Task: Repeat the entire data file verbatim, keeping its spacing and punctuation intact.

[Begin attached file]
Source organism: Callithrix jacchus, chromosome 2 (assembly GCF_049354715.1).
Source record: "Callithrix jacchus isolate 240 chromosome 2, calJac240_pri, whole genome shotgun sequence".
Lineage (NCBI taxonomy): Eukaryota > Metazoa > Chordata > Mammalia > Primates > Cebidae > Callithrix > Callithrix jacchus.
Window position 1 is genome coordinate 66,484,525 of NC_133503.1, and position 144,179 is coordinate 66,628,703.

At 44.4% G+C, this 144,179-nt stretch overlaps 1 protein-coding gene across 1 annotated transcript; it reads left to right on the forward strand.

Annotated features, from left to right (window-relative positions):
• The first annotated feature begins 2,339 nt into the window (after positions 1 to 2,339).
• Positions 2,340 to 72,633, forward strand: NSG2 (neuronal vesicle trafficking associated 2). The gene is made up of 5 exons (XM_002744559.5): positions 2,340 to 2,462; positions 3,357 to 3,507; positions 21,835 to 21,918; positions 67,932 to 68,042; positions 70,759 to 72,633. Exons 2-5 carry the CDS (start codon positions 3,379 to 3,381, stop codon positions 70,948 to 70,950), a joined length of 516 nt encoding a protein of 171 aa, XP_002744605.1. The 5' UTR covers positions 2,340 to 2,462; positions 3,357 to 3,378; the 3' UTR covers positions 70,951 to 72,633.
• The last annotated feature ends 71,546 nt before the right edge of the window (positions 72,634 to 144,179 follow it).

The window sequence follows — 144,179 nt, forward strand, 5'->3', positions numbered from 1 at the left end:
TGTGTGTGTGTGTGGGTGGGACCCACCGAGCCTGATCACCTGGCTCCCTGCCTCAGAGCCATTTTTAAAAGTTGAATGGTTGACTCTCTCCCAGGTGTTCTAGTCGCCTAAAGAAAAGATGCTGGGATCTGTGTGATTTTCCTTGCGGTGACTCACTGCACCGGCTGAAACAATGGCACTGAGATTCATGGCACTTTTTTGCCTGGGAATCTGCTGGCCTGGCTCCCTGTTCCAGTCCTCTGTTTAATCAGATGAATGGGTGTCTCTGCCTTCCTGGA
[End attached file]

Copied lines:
Source organism: Callithrix jacchus, chromosome 2 (assembly GCF_049354715.1).
Source record: "Callithrix jacchus isolate 240 chromosome 2, calJac240_pri, whole genome shotgun sequence".
Lineage (NCBI taxonomy): Eukaryota > Metazoa > Chordata > Mammalia > Primates > Cebidae > Callithrix > Callithrix jacchus.
Window position 1 is genome coordinate 66,484,525 of NC_133503.1, and position 144,179 is coordinate 66,628,703.

At 44.4% G+C, this 144,179-nt stretch overlaps 1 protein-coding gene across 1 annotated transcript; it reads left to right on the forward strand.

Annotated features, from left to right (window-relative positions):
• The first annotated feature begins 2,339 nt into the window (after positions 1 to 2,339).
• Positions 2,340 to 72,633, forward strand: NSG2 (neuronal vesicle trafficking associated 2). The gene is made up of 5 exons (XM_002744559.5): positions 2,340 to 2,462; positions 3,357 to 3,507; positions 21,835 to 21,918; positions 67,932 to 68,042; positions 70,759 to 72,633. Exons 2-5 carry the CDS (start codon positions 3,379 to 3,381, stop codon positions 70,948 to 70,950), a joined length of 516 nt encoding a protein of 171 aa, XP_002744605.1. The 5' UTR covers positions 2,340 to 2,462; positions 3,357 to 3,378; the 3' UTR covers positions 70,951 to 72,633.
• The last annotated feature ends 71,546 nt before the right edge of the window (positions 72,634 to 144,179 follow it).

The window sequence follows — 144,179 nt, forward strand, 5'->3', positions numbered from 1 at the left end:
TGTGTGTGTGTGTGGGTGGGACCCACCGAGCCTGATCACCTGGCTCCCTGCCTCAGAGCCATTTTTAAAAGTTGAATGGTTGACTCTCTCCCAGGTGTTCTAGTCGCCTAAAGAAAAGATGCTGGGATCTGTGTGATTTTCCTTGCGGTGACTCACTGCACCGGCTGAAACAATGGCACTGAGATTCATGGCACTTTTTTGCCTGGGAATCTGCTGGCCTGGCTCCCTGTTCCAGTCCTCTGTTTAATCAGATGAATGGGTGTCTCTGCCTTCCTGGA